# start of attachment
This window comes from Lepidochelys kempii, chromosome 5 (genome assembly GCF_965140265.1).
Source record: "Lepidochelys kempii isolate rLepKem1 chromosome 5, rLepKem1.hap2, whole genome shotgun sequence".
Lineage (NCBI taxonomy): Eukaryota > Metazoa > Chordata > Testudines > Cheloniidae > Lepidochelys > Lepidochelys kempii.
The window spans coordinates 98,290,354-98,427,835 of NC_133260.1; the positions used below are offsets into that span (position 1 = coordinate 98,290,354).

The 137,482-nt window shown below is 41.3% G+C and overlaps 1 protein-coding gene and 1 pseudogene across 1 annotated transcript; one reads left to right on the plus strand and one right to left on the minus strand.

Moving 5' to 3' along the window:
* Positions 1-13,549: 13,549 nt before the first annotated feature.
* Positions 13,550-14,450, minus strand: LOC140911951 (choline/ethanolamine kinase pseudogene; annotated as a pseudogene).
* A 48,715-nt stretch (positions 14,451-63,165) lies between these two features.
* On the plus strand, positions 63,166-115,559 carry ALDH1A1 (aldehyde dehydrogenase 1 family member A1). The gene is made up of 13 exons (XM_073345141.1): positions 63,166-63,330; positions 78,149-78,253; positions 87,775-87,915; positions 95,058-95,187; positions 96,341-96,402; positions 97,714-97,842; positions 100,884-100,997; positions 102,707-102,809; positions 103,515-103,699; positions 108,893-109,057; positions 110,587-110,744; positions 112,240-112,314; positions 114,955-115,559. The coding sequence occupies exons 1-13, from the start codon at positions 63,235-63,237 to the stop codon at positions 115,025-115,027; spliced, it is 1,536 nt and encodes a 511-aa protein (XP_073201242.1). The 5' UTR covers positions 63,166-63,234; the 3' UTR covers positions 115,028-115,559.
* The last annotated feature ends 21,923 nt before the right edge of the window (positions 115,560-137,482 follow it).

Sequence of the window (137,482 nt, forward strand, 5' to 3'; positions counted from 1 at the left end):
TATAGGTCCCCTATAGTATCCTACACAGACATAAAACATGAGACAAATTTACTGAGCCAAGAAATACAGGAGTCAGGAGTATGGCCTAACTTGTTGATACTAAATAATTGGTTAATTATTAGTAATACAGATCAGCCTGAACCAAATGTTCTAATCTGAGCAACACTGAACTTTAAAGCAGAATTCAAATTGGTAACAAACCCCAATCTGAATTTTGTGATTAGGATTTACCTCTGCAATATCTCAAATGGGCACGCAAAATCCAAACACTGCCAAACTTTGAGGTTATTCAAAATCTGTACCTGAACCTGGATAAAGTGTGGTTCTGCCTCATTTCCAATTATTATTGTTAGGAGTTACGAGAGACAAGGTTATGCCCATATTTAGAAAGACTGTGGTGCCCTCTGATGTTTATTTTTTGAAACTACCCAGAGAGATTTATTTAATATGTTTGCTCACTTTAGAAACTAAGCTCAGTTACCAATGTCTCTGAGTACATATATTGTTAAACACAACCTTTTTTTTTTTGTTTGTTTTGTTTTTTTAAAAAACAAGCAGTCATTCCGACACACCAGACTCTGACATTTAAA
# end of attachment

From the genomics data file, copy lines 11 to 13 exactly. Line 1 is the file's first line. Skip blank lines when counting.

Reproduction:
* The last annotated feature ends 21,923 nt before the right edge of the window (positions 115,560-137,482 follow it).

Sequence of the window (137,482 nt, forward strand, 5' to 3'; positions counted from 1 at the left end):
TATAGGTCCCCTATAGTATCCTACACAGACATAAAACATGAGACAAATTTACTGAGCCAAGAAATACAGGAGTCAGGAGTATGGCCTAACTTGTTGATACTAAATAATTGGTTAATTATTAGTAATACAGATCAGCCTGAACCAAATGTTCTAATCTGAGCAACACTGAACTTTAAAGCAGAATTCAAATTGGTAACAAACCCCAATCTGAATTTTGTGATTAGGATTTACCTCTGCAATATCTCAAATGGGCACGCAAAATCCAAACACTGCCAAACTTTGAGGTTATTCAAAATCTGTACCTGAACCTGGATAAAGTGTGGTTCTGCCTCATTTCCAATTATTATTGTTAGGAGTTACGAGAGACAAGGTTATGCCCATATTTAGAAAGACTGTGGTGCCCTCTGATGTTTATTTTTTGAAACTACCCAGAGAGATTTATTTAATATGTTTGCTCACTTTAGAAACTAAGCTCAGTTACCAATGTCTCTGAGTACATATATTGTTAAACACAACCTTTTTTTTTTTGTTTGTTTTGTTTTTTTAAAAAACAAGCAGTCATTCCGACACACCAGACTCTGACATTTAAA